I am planning to apply to a Chemistry graduate program and I am interested in both drug delivery and computational chemistry fields, which are not quite related to each other. I have backgrounds in both of those fields. If I state both of them in my statement of purpose would it have a positive or negative effect? Would the admission committee see me as a versatile researcher, or would it see me as someone who doesn't know what he wants to do?

1 Answer 1


I assume that you are talking about a Ph.D. program rather than a Masters (which are typically rather shorter and more focused). Beginning Ph.D. students are not generally expected to have a well-developed research agenda. Learning how to focus and formulate a good research agenda is an important part of what you learn in the process of getting your Ph.D., and it is generally understood that your focus and area may shift along the way.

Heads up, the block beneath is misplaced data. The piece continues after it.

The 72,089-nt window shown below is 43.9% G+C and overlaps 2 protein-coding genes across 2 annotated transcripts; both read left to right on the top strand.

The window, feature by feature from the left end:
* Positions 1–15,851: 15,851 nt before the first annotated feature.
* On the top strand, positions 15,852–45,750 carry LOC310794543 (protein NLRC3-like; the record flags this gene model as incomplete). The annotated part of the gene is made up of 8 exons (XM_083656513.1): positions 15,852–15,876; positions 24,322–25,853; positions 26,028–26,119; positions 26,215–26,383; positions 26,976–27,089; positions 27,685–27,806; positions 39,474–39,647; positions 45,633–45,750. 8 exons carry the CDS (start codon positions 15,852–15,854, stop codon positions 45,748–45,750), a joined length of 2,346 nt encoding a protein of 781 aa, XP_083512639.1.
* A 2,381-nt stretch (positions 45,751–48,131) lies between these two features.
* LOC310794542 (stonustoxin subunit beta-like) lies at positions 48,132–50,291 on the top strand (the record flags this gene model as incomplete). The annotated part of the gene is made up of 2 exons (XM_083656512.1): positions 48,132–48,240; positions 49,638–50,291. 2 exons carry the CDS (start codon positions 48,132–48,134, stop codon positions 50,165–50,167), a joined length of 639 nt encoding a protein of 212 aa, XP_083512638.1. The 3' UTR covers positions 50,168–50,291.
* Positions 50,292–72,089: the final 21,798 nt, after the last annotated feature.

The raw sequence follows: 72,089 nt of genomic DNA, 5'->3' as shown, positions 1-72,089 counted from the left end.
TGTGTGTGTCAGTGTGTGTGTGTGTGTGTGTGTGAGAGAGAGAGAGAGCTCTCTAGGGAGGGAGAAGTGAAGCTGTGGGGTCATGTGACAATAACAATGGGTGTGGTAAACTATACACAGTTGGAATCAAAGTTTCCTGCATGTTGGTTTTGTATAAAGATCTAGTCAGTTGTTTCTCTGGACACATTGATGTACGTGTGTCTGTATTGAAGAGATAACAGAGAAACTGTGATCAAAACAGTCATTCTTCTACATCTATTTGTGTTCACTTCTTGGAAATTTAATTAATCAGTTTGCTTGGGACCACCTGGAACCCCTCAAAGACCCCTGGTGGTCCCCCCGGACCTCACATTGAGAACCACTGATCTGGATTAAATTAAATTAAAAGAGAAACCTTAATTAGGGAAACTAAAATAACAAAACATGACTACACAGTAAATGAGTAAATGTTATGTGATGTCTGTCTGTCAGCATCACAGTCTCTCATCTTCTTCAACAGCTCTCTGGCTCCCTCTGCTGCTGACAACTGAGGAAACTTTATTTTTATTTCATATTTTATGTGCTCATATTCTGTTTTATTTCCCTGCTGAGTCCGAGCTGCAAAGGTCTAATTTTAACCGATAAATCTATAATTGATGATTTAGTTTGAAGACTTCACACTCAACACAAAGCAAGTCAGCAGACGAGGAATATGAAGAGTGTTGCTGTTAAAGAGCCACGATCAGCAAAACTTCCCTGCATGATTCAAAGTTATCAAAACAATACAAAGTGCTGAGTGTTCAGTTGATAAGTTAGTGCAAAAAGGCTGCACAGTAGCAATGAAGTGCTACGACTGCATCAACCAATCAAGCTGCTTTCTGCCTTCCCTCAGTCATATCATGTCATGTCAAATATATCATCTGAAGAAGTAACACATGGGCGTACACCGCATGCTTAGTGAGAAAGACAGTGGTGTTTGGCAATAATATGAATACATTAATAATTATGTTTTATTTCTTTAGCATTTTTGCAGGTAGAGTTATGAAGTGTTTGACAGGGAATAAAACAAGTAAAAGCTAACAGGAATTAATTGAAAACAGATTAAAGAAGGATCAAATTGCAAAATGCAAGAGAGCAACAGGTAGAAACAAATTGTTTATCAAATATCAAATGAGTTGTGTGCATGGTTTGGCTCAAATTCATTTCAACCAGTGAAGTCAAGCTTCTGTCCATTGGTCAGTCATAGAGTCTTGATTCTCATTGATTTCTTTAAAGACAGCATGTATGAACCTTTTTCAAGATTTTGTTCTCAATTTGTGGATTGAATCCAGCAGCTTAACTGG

What the professors considering your application are more likely to be interested in is whether you are thinking clearly and carefully about what you are interested in and why. If you are sincerely interested in both areas, then explain clearly why each one interests you and how you see your background as supporting that interest. Make sure to say that you could see yourself focusing on either one, depending on the program and professors that you work with. This will give the committee clear evidence that you aren't just non-committal, while at the same time avoiding artificially restricting your possible matches.

You must log in to answer this question.

Not the answer you're looking for? Browse other questions tagged .